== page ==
Oops! Was that the sound of my eyeglasses breaking?
Almost everyone who wears eyeglasses has been there. It doesn’t matter if you dropped your glasses or something dropped on them, a break is always an inconvenient nuisance. And because you need your eyeglasses to see, you’ll need to bring them to a trusted eyeglasses repair center as soon as possible.
The first question you need to ask is “Can my glasses be fixed?” At the same time, you also need to ask “Is it worth it to repair my eyeglasses?” To get honest and responsible answers to these questions, you need a professional to assess the extent of the damage. Sometimes a quick eyeglasses repair is all you need, while other times your optician may proclaim them as a totally lost cause.
What not to do with broken glasses
You may be tempted to go it alone and fix your glasses at home. Maybe you found a great YouTube hack with instructions on how to make broken eyeglasses as good as new. Many sites praise the power of toothpaste and baking soda, or super glue and needles as an efficient way to repair eyeglasses. Our advice is to you is not to fall for these quick and easy solutions. These materials can make the problem worse and/or leave harmful residue on your frames; not to mention that many DIY home repairs will also void your warranty if the glasses are still under coverage.
Leave optical repairs to the pros
You invested in your eyeglasses and you need to make sure they receive the treatment they deserve! Opticians are trained to evaluate broken eyeglasses and figure out how to help you maximize their remaining value. The type of break makes a difference. Here’s a list of common breaks and how (or if) the eyeglasses repair can be handled:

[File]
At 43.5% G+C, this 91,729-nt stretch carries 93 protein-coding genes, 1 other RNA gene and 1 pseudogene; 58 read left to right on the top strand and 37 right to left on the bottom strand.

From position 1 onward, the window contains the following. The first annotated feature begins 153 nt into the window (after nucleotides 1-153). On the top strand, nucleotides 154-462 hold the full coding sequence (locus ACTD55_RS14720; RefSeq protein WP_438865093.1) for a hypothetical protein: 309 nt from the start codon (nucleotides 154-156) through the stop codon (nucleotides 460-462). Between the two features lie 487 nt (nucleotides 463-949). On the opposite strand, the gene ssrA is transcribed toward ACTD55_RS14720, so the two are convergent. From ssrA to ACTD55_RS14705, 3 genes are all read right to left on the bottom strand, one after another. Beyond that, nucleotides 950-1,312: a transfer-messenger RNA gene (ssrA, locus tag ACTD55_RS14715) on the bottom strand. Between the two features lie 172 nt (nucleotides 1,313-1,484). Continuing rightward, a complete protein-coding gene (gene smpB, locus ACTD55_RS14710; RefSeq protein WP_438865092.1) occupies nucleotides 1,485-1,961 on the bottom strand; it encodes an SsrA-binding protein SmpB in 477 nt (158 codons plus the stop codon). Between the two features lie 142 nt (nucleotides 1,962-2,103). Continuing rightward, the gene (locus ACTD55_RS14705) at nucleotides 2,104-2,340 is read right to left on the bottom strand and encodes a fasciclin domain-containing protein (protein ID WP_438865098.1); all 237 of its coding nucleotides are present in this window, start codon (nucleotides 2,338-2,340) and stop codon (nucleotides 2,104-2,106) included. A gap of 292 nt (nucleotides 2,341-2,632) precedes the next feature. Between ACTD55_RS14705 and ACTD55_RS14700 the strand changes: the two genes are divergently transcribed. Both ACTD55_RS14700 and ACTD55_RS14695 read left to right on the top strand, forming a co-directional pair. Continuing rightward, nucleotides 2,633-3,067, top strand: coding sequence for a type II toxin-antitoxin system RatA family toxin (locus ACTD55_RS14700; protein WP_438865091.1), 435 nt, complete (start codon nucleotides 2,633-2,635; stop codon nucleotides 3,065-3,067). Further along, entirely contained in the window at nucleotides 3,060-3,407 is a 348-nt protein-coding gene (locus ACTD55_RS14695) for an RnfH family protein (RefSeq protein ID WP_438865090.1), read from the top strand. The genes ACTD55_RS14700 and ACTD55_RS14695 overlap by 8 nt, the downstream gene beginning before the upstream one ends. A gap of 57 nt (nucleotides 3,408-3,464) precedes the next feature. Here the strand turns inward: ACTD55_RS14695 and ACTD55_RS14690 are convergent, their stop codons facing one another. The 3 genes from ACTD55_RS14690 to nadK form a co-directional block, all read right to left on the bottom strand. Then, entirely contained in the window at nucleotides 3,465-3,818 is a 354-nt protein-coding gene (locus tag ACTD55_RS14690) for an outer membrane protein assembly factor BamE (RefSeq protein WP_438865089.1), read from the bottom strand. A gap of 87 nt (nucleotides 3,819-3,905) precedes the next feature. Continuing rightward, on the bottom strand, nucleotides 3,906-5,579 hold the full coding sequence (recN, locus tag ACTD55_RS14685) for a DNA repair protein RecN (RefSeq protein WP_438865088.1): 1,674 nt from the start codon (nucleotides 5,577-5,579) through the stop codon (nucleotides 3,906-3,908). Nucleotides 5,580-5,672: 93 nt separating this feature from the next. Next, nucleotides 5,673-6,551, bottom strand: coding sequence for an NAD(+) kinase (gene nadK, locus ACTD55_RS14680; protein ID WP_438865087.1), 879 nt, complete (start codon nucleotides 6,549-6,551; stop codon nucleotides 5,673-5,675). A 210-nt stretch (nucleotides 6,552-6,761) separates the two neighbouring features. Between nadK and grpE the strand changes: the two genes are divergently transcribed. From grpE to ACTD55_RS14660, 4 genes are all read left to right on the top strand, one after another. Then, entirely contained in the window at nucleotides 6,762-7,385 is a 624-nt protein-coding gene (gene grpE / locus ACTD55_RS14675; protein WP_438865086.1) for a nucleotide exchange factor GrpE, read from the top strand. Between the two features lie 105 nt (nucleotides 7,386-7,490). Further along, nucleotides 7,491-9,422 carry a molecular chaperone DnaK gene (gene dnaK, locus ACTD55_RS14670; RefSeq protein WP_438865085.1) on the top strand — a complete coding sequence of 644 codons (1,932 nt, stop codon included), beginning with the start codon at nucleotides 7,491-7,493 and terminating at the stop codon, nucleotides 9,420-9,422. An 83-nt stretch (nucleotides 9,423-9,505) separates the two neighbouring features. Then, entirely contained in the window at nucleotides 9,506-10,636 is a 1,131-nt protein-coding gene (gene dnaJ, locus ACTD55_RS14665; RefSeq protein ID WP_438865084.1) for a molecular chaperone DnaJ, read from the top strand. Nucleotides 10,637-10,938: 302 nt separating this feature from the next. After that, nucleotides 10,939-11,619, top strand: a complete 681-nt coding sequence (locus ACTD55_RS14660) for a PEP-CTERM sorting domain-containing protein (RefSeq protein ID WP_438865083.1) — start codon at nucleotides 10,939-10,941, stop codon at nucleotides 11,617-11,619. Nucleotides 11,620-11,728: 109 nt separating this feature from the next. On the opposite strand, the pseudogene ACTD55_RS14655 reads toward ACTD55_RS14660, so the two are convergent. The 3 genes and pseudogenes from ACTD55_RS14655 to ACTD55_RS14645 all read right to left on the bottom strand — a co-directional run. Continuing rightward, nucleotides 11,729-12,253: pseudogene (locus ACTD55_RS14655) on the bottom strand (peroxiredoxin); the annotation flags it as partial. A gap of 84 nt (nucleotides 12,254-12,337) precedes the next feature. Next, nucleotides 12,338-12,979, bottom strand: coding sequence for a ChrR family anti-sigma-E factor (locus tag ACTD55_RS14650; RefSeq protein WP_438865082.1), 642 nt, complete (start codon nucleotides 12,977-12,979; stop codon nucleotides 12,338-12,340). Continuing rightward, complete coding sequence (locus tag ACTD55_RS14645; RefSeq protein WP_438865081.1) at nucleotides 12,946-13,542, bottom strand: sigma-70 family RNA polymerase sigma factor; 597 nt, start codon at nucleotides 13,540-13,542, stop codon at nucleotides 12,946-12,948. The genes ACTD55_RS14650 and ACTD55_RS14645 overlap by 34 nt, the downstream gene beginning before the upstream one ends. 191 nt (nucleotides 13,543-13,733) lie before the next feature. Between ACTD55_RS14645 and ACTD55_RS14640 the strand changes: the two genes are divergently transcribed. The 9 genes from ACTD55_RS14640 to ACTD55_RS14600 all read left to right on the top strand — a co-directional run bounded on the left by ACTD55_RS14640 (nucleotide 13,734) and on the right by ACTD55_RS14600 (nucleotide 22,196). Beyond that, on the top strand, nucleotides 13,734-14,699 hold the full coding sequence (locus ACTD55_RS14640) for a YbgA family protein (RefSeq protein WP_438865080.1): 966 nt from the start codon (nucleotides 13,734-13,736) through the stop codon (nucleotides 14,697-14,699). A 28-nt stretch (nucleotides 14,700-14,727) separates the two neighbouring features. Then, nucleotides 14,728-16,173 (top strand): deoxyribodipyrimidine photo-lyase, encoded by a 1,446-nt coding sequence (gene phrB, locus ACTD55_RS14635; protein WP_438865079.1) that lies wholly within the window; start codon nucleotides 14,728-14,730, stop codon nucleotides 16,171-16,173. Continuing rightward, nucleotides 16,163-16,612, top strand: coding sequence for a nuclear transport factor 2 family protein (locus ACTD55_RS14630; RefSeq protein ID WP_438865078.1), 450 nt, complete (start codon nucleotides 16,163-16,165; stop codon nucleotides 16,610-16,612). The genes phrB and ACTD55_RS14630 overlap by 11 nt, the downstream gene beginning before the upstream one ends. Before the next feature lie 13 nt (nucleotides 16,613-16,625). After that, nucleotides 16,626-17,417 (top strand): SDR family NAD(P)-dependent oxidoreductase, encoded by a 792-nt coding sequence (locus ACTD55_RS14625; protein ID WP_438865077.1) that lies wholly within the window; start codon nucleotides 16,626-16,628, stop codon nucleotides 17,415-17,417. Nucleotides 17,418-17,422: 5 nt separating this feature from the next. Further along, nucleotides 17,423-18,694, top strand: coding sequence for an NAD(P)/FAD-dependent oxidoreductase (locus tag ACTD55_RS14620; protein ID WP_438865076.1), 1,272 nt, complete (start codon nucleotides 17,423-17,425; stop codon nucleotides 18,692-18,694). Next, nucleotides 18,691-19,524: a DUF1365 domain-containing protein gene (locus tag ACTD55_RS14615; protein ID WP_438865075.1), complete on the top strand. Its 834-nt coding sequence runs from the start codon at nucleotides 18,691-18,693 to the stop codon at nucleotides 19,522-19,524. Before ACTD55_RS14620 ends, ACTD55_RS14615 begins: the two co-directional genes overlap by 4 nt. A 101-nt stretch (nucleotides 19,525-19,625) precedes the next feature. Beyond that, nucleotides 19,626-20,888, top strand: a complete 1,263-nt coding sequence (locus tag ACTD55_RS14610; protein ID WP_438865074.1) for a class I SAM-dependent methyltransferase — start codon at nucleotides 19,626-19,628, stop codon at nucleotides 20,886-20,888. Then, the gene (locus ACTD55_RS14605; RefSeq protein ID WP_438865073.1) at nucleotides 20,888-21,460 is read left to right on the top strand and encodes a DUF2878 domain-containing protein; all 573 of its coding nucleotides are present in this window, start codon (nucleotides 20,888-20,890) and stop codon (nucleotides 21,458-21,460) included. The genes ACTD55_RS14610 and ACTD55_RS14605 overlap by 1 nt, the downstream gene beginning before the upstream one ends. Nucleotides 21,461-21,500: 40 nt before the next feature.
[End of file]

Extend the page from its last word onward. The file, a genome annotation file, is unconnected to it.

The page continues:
Temple (arm) broke off from the frames
A broken temple can be due to a missing screw, which is obviously a breeze to fix. Or it can be due to a snapped hinge, which often leaves the screw in place on the arm – but not attached to the frames. If your frames are still in production, we can order replacement temple. If your eyeglasses have already been discontinued, we may be able to bond the temple temporarily with something like shrink-wrap plastic, so you can wear the glasses until you order and receive a new pair of frames.
Temple or bridge broke in half
If your glasses are metal (not titanium), we may be able to solder the pieces back together into a full arm. But if the frame is titanium or plastic, this is one of those eyeglasses repairs that cannot happen. Again, if your glasses are still in production, then we can special order a replacement part.
Missing or broken nose pads
It’s simple to replace missing nose pads. Because this is so common, optical repair centers generally keep a whole stock of these on hand. If the metal piece – it usually looks like an upside-down U – that hold your nose pads is broken, it can often be soldered.
No, the world is not on a tilt. It’s just your glasses. When your frames sit crooked on your face or ears, repair them as soon as possible to prevent further damage. Normal wear and tear can warp your glasses, and a professional optician can generally put them straight with an easy fix.
Scratches and eyeglass lenses are an unavoidable combination. Light surface scratches can typically be polished out, yet deep scratches are not usually fixable. Fortunately, your crystal-clear vision can be restored easily and affordably by inserting new lenses. If your lenses get scratched, don’t sweat it. This type of eyeglasses repair is much cheaper than purchasing new frames.